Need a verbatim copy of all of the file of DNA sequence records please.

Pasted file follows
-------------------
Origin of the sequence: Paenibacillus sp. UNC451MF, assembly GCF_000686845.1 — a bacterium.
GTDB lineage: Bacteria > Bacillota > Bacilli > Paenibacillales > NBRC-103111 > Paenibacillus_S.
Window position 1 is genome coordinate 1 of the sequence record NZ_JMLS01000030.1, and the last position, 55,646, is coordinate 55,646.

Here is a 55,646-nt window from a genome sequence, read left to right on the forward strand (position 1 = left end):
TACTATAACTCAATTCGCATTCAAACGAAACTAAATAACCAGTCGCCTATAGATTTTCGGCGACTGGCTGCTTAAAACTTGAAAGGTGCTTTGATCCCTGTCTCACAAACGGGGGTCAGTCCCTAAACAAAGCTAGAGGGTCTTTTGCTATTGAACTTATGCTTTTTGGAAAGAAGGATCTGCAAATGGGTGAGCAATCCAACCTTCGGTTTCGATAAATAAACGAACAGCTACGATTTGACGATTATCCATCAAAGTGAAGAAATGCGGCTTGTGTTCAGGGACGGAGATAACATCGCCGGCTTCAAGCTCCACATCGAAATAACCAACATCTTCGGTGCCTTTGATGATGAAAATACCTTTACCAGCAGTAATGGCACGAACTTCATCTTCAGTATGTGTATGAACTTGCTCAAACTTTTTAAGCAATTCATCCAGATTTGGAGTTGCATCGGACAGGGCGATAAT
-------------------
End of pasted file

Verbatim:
Origin of the sequence: Paenibacillus sp. UNC451MF, assembly GCF_000686845.1 — a bacterium.
GTDB lineage: Bacteria > Bacillota > Bacilli > Paenibacillales > NBRC-103111 > Paenibacillus_S.
Window position 1 is genome coordinate 1 of the sequence record NZ_JMLS01000030.1, and the last position, 55,646, is coordinate 55,646.

Here is a 55,646-nt window from a genome sequence, read left to right on the forward strand (position 1 = left end):
TACTATAACTCAATTCGCATTCAAACGAAACTAAATAACCAGTCGCCTATAGATTTTCGGCGACTGGCTGCTTAAAACTTGAAAGGTGCTTTGATCCCTGTCTCACAAACGGGGGTCAGTCCCTAAACAAAGCTAGAGGGTCTTTTGCTATTGAACTTATGCTTTTTGGAAAGAAGGATCTGCAAATGGGTGAGCAATCCAACCTTCGGTTTCGATAAATAAACGAACAGCTACGATTTGACGATTATCCATCAAAGTGAAGAAATGCGGCTTGTGTTCAGGGACGGAGATAACATCGCCGGCTTCAAGCTCCACATCGAAATAACCAACATCTTCGGTGCCTTTGATGATGAAAATACCTTTACCAGCAGTAATGGCACGAACTTCATCTTCAGTATGTGTATGAACTTGCTCAAACTTTTTAAGCAATTCATCCAGATTTGGAGTTGCATCGGACAGGGCGATAAT